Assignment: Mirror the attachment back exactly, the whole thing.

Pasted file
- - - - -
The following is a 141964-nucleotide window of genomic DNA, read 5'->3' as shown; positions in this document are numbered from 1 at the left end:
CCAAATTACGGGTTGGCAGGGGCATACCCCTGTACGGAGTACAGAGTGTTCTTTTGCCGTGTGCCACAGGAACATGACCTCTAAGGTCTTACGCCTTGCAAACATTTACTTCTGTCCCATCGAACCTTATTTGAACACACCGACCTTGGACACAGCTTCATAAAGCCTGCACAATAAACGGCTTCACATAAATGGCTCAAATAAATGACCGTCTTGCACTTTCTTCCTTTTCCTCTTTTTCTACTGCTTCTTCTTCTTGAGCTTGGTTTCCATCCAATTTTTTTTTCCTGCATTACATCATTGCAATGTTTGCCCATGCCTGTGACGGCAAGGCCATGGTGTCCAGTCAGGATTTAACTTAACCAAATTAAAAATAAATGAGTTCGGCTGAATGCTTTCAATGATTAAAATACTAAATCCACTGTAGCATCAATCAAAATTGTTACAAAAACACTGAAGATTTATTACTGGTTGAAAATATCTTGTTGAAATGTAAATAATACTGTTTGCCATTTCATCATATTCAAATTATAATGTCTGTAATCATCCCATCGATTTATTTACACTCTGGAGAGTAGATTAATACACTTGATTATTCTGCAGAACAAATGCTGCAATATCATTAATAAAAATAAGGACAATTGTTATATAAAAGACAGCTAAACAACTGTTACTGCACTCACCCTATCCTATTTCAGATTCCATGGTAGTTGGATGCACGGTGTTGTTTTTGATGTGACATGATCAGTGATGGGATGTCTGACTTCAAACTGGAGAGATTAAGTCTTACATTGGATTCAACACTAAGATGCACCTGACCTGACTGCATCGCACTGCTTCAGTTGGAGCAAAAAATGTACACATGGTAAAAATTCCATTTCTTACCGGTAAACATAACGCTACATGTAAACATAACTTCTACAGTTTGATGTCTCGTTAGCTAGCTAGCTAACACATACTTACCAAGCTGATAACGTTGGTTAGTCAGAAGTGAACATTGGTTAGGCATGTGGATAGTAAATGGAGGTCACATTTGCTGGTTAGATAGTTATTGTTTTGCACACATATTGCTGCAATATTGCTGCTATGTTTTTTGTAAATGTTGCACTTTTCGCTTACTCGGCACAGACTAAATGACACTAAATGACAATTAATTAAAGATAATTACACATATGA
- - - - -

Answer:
The following is a 141964-nucleotide window of genomic DNA, read 5'->3' as shown; positions in this document are numbered from 1 at the left end:
CCAAATTACGGGTTGGCAGGGGCATACCCCTGTACGGAGTACAGAGTGTTCTTTTGCCGTGTGCCACAGGAACATGACCTCTAAGGTCTTACGCCTTGCAAACATTTACTTCTGTCCCATCGAACCTTATTTGAACACACCGACCTTGGACACAGCTTCATAAAGCCTGCACAATAAACGGCTTCACATAAATGGCTCAAATAAATGACCGTCTTGCACTTTCTTCCTTTTCCTCTTTTTCTACTGCTTCTTCTTCTTGAGCTTGGTTTCCATCCAATTTTTTTTTCCTGCATTACATCATTGCAATGTTTGCCCATGCCTGTGACGGCAAGGCCATGGTGTCCAGTCAGGATTTAACTTAACCAAATTAAAAATAAATGAGTTCGGCTGAATGCTTTCAATGATTAAAATACTAAATCCACTGTAGCATCAATCAAAATTGTTACAAAAACACTGAAGATTTATTACTGGTTGAAAATATCTTGTTGAAATGTAAATAATACTGTTTGCCATTTCATCATATTCAAATTATAATGTCTGTAATCATCCCATCGATTTATTTACACTCTGGAGAGTAGATTAATACACTTGATTATTCTGCAGAACAAATGCTGCAATATCATTAATAAAAATAAGGACAATTGTTATATAAAAGACAGCTAAACAACTGTTACTGCACTCACCCTATCCTATTTCAGATTCCATGGTAGTTGGATGCACGGTGTTGTTTTTGATGTGACATGATCAGTGATGGGATGTCTGACTTCAAACTGGAGAGATTAAGTCTTACATTGGATTCAACACTAAGATGCACCTGACCTGACTGCATCGCACTGCTTCAGTTGGAGCAAAAAATGTACACATGGTAAAAATTCCATTTCTTACCGGTAAACATAACGCTACATGTAAACATAACTTCTACAGTTTGATGTCTCGTTAGCTAGCTAGCTAACACATACTTACCAAGCTGATAACGTTGGTTAGTCAGAAGTGAACATTGGTTAGGCATGTGGATAGTAAATGGAGGTCACATTTGCTGGTTAGATAGTTATTGTTTTGCACACATATTGCTGCAATATTGCTGCTATGTTTTTTGTAAATGTTGCACTTTTCGCTTACTCGGCACAGACTAAATGACACTAAATGACAATTAATTAAAGATAATTACACATATGA